On the pigrim way: Revisiting some painful memories
For most of this 15-year stretch my parents lived next door to my eldest sister, Mary, and her husband and five children. A big covered veranda was built across the back of both houses signalling that this was one extended family. My sister, a doctor, worked part-time doing three surgeries a week. She died of cancer in late 1976.
That is why I am not looking forward to reading about this period, and yet I soon find myself addicted. My mother is depressed by the state of the country – high unemployment, weeks of teachers’ strikes. I am amazed at her energy – looking after grandchildren, hosting visitors for a day or a week, visiting her list of housebounds, tending her garden, spring cleaning , knitting endless jerseys, reading , enjoying breaks in the Highlands (often including a visitor who needed cheering up). Then I remember she was actually younger than I am now. I have to go behind my dominant memories of her as an old lady.
But it is the picture of my sister in 1974 that is the surprise. Her life is crammed full to the brim – taking children skiing, or camping, or to the seaside, or up the Pentland hills: parents’ evenings at school, teaching in Sunday School, attending public meetings on the future of the school or the Biafran crisis: keeping an open door for visitors – the children’s friends, relatives from far away who stayed for weeks: the stressful business of buying shoes and clothes for children with strong views: but also concerts and plays with her husband: and, in addition, her three surgeries a week.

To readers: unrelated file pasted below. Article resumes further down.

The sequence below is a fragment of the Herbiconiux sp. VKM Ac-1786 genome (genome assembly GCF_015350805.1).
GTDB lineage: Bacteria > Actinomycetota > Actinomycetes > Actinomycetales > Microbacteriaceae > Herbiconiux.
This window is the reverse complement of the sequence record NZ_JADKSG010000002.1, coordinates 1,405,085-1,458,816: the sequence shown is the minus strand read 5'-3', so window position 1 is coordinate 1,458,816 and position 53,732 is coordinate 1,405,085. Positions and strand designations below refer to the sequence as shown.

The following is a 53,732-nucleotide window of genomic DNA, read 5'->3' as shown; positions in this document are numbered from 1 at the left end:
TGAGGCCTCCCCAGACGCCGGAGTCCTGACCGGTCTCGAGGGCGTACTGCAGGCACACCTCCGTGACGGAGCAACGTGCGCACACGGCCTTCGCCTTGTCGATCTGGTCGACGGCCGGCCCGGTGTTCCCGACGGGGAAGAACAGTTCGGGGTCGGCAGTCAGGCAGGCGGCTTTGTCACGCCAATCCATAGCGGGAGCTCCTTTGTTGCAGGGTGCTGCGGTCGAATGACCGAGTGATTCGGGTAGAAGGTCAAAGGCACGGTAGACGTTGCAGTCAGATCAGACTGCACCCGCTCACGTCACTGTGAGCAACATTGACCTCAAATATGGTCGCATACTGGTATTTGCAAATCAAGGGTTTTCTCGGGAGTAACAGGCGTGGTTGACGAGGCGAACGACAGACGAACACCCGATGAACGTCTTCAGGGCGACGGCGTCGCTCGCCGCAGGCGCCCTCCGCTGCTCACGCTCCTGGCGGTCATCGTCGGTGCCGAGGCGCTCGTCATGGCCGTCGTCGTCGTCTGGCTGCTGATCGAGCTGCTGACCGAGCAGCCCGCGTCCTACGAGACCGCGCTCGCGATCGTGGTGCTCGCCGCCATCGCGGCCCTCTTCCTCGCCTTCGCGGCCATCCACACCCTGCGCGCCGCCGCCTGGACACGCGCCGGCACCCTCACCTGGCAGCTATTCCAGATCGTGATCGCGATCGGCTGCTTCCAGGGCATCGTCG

Of course she also got frazzled, screeching at the children as she tried to get them all off to school. Then my mother would step in with an offer of breakfast at Granny’s for a few days for either the most needy or the most troublesome of the five. I wonder now if Mary already sensed her time was short.
The sharp pain of grief is still there, hence my reluctance to revisit these years. However, with the passing of so much time, these letters now allow me to get behind the memories of her illness and death, and all the consequences of that, to meet her again in her prime. Rather than dwelling on what was lost, I find I am now, at last, able to bring her life into sharp focus, faults and all, and simply be proud that she was my big sister.
This article appeared in the April 2013 issue of Reform.
Read more articles by Sheila Maxey